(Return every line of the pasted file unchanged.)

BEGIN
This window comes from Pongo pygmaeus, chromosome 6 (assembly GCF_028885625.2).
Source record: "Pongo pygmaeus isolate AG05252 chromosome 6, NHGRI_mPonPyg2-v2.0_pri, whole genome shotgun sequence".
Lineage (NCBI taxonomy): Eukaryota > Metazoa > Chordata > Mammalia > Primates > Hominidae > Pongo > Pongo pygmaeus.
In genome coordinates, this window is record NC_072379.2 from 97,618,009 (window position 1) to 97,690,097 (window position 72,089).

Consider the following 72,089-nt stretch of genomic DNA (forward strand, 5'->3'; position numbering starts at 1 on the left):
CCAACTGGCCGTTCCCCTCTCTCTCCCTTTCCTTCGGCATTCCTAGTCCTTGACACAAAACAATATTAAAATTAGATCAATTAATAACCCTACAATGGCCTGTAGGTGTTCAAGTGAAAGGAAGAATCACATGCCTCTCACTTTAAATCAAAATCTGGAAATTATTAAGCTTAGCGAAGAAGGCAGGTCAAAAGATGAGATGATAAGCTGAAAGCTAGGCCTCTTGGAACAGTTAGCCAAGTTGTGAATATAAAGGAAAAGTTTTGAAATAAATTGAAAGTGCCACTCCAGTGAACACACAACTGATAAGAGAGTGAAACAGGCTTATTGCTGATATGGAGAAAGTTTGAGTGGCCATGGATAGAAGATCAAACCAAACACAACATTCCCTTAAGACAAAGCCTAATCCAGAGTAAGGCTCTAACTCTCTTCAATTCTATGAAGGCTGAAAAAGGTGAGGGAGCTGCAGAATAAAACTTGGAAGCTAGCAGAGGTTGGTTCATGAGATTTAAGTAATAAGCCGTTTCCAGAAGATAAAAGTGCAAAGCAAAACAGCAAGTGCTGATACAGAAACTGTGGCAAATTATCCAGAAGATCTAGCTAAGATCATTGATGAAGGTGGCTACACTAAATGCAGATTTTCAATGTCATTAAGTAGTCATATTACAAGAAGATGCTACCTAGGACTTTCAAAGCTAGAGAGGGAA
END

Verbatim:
This window comes from Pongo pygmaeus, chromosome 6 (assembly GCF_028885625.2).
Source record: "Pongo pygmaeus isolate AG05252 chromosome 6, NHGRI_mPonPyg2-v2.0_pri, whole genome shotgun sequence".
Lineage (NCBI taxonomy): Eukaryota > Metazoa > Chordata > Mammalia > Primates > Hominidae > Pongo > Pongo pygmaeus.
In genome coordinates, this window is record NC_072379.2 from 97,618,009 (window position 1) to 97,690,097 (window position 72,089).

Consider the following 72,089-nt stretch of genomic DNA (forward strand, 5'->3'; position numbering starts at 1 on the left):
CCAACTGGCCGTTCCCCTCTCTCTCCCTTTCCTTCGGCATTCCTAGTCCTTGACACAAAACAATATTAAAATTAGATCAATTAATAACCCTACAATGGCCTGTAGGTGTTCAAGTGAAAGGAAGAATCACATGCCTCTCACTTTAAATCAAAATCTGGAAATTATTAAGCTTAGCGAAGAAGGCAGGTCAAAAGATGAGATGATAAGCTGAAAGCTAGGCCTCTTGGAACAGTTAGCCAAGTTGTGAATATAAAGGAAAAGTTTTGAAATAAATTGAAAGTGCCACTCCAGTGAACACACAACTGATAAGAGAGTGAAACAGGCTTATTGCTGATATGGAGAAAGTTTGAGTGGCCATGGATAGAAGATCAAACCAAACACAACATTCCCTTAAGACAAAGCCTAATCCAGAGTAAGGCTCTAACTCTCTTCAATTCTATGAAGGCTGAAAAAGGTGAGGGAGCTGCAGAATAAAACTTGGAAGCTAGCAGAGGTTGGTTCATGAGATTTAAGTAATAAGCCGTTTCCAGAAGATAAAAGTGCAAAGCAAAACAGCAAGTGCTGATACAGAAACTGTGGCAAATTATCCAGAAGATCTAGCTAAGATCATTGATGAAGGTGGCTACACTAAATGCAGATTTTCAATGTCATTAAGTAGTCATATTACAAGAAGATGCTACCTAGGACTTTCAAAGCTAGAGAGGGAA